Sexuality and Disability

, Volume 11, Issue 4, pp 287–294 | Cite as

Witness competency in people with mental retardation: Implications for prosecution of sexual abuse

  • Denise C. Valenti-Hein
  • Linda D. Schwartz


Victims with mental retardation have been excluded from the legal system based on the belief that they are incompetent to provide accurate, reliable testimony. Such restrictions contribute to the increased risk that people with mental retardation will be victimized. This article examines the complexity surrounding definitions of competency, as well as the mythology which serves to de-emphasize the abilities of victims to testify against an alleged perpetrator. The implications of the presumption of incompetency are highlighted through the example of sexual abuse. Empirical evidence and recent court cases are used to argue that people with mental retardation deserve access to the same standards of competency as the rest of the population.

Key words

Disability competency sexual abuse mental retardation laws 


Unable to display preview. Download preview PDF.

Unable to display preview. Download preview PDF.


  1. 1.
    Perry NW, Wrightsman LS:The Child Witness: Legal Issues and Dilemmas. London, Sage Publications, 1991Google Scholar
  2. 2.
    Quinn KM: Competency to be a witness: A major child forensic issue.Bulletin of the American Academy of Psychiatry and the Law, 14(4): 311–321, 1986Google Scholar
  3. 3.
    Sobsey D, Varnhagen C: Sexual abuse, assault and exploitation of Canadians with disabilities. InChild Sexual Abuse: Critical Perspectives on Prevention, Intervention and Treatment, C Bagley, RJ Thomlinson (Eds.). Toronto, Wall and Emerson, 1991, pp. 203–216Google Scholar
  4. 4.
    Saywitz KJ, Goodman GS, Nicholas E, Moan, SF: Children's memories of a physical examination involving genital touch: Implications for reports of child sexual abuse.Journal of Consulting and Clinical Psychology, 39(5): 682–691, 1991Google Scholar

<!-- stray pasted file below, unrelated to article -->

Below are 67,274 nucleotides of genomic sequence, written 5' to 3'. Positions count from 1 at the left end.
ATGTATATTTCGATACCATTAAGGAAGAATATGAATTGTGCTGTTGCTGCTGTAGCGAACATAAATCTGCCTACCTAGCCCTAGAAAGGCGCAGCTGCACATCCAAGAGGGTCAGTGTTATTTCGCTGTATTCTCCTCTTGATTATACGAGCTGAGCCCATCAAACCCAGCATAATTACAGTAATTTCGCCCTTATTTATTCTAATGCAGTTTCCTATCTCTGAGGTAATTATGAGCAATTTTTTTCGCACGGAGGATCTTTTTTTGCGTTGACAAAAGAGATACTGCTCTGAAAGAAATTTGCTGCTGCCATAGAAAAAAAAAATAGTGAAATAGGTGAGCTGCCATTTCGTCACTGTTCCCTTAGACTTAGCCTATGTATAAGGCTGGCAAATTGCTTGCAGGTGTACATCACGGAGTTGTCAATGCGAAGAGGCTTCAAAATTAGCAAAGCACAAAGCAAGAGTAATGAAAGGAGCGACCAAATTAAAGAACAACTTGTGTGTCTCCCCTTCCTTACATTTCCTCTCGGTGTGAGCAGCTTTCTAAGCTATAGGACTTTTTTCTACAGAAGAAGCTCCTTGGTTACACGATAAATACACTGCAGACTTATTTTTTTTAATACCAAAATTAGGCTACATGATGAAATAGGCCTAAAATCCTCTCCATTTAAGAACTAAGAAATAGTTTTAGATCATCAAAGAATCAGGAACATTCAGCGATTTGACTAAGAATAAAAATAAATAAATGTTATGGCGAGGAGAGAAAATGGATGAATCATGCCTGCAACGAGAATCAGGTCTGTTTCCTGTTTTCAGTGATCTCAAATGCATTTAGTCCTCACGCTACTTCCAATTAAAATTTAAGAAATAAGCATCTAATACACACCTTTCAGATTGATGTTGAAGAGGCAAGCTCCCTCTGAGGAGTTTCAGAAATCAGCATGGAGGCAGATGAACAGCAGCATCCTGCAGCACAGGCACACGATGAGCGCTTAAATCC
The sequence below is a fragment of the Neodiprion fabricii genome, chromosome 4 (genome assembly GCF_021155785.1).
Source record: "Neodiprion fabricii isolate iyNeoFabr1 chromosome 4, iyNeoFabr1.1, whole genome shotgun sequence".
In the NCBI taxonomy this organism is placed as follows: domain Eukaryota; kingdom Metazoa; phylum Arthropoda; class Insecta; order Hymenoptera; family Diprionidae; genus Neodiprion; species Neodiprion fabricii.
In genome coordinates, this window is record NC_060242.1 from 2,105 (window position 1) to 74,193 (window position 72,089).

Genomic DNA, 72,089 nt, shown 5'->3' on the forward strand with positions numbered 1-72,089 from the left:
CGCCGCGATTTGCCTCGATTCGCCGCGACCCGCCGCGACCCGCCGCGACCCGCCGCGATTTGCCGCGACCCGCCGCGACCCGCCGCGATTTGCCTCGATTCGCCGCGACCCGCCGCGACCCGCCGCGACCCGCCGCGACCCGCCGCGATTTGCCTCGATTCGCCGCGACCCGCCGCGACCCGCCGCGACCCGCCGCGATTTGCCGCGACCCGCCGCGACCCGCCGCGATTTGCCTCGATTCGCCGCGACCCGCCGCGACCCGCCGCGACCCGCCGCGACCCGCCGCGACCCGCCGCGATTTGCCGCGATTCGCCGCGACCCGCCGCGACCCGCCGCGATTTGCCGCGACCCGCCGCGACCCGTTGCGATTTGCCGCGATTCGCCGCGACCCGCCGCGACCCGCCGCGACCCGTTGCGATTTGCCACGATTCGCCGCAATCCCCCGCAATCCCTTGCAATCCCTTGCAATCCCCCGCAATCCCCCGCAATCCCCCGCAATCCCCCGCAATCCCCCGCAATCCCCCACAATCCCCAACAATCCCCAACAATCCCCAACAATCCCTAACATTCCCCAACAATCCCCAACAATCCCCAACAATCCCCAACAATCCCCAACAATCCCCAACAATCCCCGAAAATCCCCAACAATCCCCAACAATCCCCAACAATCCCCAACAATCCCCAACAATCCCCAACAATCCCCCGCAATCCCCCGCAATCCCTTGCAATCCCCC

5. 5.
    Goodman GS, Rudy C, Bottoms B, Aman C: Children's concerns and memory: Issues of ecological validity in the study of children's eyewitness testimony. InKnowing and Remembering in Young Children, R Fivush, J Hudson, (eds). Cambridge University Press, 1990Google Scholar
  6. 6.
    Sigelman CK, Budd EC, Spanhel CL, Schoenrock CJ: When in doubt, say yes: Acquiescence in interviews with mentally retarded persons.Mental Retardation, April: 53–58, 1981Google Scholar
  7. 7.
    Wheeler v. United States, 159 U.S. 523 (1895).Google Scholar
  8. 8.
    Federal Rules of Evidence 601Google Scholar
  9. 9.
    American Bar Association. (1985).ABA Guidelines for the fair treatment of child witnesses in cases where child abuse is alleged. Washington, DC: AuthorGoogle Scholar
  10. 10.
    Bulkley, J. The impact of new child witness research on sexual abuse prosecutions. InPerspectives on Children's Testimony, SJ Ceci, DF Ross, MP Toglia (eds). New York, Springer Verlag, pp. 208–229Google Scholar
  11. 11.
    Haugaard JJ: Judicial determination of children's competency to testify: Should it be abandoned?Professional Psychology Research and Practice 19(1): 102–107, 1988Google Scholar